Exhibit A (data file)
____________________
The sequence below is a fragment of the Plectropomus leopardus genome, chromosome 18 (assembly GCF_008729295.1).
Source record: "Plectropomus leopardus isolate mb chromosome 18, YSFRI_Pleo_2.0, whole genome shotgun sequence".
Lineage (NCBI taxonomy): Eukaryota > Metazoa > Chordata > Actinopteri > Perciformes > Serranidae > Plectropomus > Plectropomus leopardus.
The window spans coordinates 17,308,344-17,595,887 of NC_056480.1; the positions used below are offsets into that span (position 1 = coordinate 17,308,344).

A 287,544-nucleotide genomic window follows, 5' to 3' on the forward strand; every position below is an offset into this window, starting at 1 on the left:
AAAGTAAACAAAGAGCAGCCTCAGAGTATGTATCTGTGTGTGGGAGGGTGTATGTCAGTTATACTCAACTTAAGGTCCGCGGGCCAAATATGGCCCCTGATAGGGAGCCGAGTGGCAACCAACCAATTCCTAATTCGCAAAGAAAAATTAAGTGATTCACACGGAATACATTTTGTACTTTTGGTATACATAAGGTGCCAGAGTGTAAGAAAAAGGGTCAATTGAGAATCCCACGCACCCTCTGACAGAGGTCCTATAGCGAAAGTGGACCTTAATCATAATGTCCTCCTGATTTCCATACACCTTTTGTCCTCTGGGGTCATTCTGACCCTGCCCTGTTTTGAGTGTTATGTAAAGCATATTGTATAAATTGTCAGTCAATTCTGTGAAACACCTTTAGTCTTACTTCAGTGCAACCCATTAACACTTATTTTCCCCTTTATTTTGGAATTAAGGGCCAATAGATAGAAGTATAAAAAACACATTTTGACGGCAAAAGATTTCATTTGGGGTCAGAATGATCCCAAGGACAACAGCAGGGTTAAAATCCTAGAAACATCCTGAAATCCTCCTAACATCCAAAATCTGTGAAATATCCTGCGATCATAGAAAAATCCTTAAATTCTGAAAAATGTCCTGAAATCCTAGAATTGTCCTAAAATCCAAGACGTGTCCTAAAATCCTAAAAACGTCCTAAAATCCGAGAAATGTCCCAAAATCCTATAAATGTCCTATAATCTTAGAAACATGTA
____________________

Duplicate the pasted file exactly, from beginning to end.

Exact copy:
The sequence below is a fragment of the Plectropomus leopardus genome, chromosome 18 (assembly GCF_008729295.1).
Source record: "Plectropomus leopardus isolate mb chromosome 18, YSFRI_Pleo_2.0, whole genome shotgun sequence".
Lineage (NCBI taxonomy): Eukaryota > Metazoa > Chordata > Actinopteri > Perciformes > Serranidae > Plectropomus > Plectropomus leopardus.
The window spans coordinates 17,308,344-17,595,887 of NC_056480.1; the positions used below are offsets into that span (position 1 = coordinate 17,308,344).

A 287,544-nucleotide genomic window follows, 5' to 3' on the forward strand; every position below is an offset into this window, starting at 1 on the left:
AAAGTAAACAAAGAGCAGCCTCAGAGTATGTATCTGTGTGTGGGAGGGTGTATGTCAGTTATACTCAACTTAAGGTCCGCGGGCCAAATATGGCCCCTGATAGGGAGCCGAGTGGCAACCAACCAATTCCTAATTCGCAAAGAAAAATTAAGTGATTCACACGGAATACATTTTGTACTTTTGGTATACATAAGGTGCCAGAGTGTAAGAAAAAGGGTCAATTGAGAATCCCACGCACCCTCTGACAGAGGTCCTATAGCGAAAGTGGACCTTAATCATAATGTCCTCCTGATTTCCATACACCTTTTGTCCTCTGGGGTCATTCTGACCCTGCCCTGTTTTGAGTGTTATGTAAAGCATATTGTATAAATTGTCAGTCAATTCTGTGAAACACCTTTAGTCTTACTTCAGTGCAACCCATTAACACTTATTTTCCCCTTTATTTTGGAATTAAGGGCCAATAGATAGAAGTATAAAAAACACATTTTGACGGCAAAAGATTTCATTTGGGGTCAGAATGATCCCAAGGACAACAGCAGGGTTAAAATCCTAGAAACATCCTGAAATCCTCCTAACATCCAAAATCTGTGAAATATCCTGCGATCATAGAAAAATCCTTAAATTCTGAAAAATGTCCTGAAATCCTAGAATTGTCCTAAAATCCAAGACGTGTCCTAAAATCCTAAAAACGTCCTAAAATCCGAGAAATGTCCCAAAATCCTATAAATGTCCTATAATCTTAGAAACATGTA